According to company lawyers, those who try to repair their own tractors, which sometimes requires tinkering with the software that makes them run, may be breaking the law. In recent startling comments to the U.S. Copyright Office, John Deere insists that people who purchase new John Deere tractors don’t actually own them outright. Instead, they receive “an implied license” to operate John Deere equipment with the software essential to its operation.
It doesn’t take an engineer to recognize that if farmers can claim only to own their physical tractors, but not copies of the operating software, the threat of “repossession” has been raised to a whole new level. The American Farm Bureau tells us that 97 percent of American farms are operated by families, and that only about 16 cents of every dollar Americans spend on food makes its way back to those family farms. Now, the company once seen as the family farmer’s best friend is threatening legal action against them under the Digital Millennium Copyright Act.
In drafting the DMCA, we don’t believe Congress intended the odd conclusion that farmers do not have a legal right to tinker with, repair, sell or lend out their tractors. Indeed, if the legal system recognizes ownership rights only in physical property, and not the operating software that is now both essential and ubiquitous for so many devices and pieces of equipment and machinery, something has gone terribly wrong.
While John Deere’s claims have attracted attention for being particularly outrageous, this episode is only the latest in a series of copyright law encroachments on ownership rights in the Digital Age. These sorts of claims are expected to multiply as more and more things we use in our daily lives incorporate computers to regulate their functions and integrate with what has become known as “the Internet of Things.”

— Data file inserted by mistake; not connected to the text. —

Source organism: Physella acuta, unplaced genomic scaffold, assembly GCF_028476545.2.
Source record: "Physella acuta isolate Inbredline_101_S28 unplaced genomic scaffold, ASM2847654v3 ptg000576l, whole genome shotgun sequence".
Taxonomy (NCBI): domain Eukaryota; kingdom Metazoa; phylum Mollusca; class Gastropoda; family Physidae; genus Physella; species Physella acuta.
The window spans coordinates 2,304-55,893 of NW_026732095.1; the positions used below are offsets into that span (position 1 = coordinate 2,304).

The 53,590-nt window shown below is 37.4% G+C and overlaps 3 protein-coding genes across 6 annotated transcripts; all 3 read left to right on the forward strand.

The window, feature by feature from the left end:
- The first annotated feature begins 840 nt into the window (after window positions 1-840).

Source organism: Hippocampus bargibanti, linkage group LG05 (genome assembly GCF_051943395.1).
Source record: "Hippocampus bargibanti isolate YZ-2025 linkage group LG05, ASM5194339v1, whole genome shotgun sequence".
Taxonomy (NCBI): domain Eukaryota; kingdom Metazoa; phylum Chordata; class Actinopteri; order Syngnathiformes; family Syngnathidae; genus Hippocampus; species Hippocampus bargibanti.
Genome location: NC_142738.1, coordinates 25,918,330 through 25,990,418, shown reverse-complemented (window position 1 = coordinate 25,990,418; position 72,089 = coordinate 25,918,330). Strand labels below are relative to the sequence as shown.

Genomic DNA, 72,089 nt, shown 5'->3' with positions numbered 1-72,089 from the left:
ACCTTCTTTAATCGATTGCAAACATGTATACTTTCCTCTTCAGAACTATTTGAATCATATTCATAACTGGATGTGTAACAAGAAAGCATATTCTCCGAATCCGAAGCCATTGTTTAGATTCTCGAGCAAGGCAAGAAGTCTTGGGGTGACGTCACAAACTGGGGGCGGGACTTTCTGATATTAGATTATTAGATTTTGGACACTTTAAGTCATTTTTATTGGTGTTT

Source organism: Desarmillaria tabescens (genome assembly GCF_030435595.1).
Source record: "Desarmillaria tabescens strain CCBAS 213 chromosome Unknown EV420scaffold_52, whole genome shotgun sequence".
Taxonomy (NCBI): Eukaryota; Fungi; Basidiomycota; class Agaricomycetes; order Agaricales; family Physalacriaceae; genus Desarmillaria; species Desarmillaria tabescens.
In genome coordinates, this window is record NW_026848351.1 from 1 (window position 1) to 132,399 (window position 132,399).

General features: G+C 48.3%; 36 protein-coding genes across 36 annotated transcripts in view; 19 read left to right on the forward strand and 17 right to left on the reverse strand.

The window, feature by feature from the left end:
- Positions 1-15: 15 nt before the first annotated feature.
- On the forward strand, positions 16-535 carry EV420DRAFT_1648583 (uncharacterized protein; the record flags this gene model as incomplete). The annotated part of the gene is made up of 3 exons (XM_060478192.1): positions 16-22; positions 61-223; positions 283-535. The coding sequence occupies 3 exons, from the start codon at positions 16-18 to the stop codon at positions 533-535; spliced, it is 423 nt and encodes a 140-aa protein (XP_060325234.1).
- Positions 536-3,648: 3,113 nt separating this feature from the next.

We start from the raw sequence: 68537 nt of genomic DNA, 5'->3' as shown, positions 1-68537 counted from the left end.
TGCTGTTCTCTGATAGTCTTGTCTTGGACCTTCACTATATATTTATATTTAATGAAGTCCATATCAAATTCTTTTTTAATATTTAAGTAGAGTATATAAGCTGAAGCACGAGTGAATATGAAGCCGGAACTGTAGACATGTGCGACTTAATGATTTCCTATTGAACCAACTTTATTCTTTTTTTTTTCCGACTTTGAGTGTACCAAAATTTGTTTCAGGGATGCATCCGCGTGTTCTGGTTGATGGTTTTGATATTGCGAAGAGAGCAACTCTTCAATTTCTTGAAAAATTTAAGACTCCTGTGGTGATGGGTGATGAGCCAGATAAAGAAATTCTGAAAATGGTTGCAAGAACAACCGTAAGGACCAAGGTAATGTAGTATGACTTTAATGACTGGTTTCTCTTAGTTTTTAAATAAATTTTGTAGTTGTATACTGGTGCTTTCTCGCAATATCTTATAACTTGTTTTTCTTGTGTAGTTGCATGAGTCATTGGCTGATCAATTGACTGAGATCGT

That many other companies also now, in effect, “loan” rather than sell their products is merely the logical extension of the DMCA’s digital rights management provisions. DRM places digital locks on software to make sure the code, which qualifies as an original creative work, is not copied illegally. In principle, it is intended to preserve incentives in place for innovators to create new software and benefit from their creations.
But the current state of the law fundamentally alters the concept of ownership and sets a dangerous precedent. People are beginning to become accustomed to not owning their own devices. You may buy a smartphone, but the software on your phone does not belong to you. You legally cannot tinker with it or alter it. Those rights are reserved to the company that sold it. It is not exaggeration to predict most of our material possessions soon will be embedded with software. The confluence of these two trends in law and technology would mean almost none of the objects in our possession will actually be ours. They will be loaned to us under an “implied license” for life. This will have profound implications for everything from practice of inheritance to the enormous market for secondhand sales.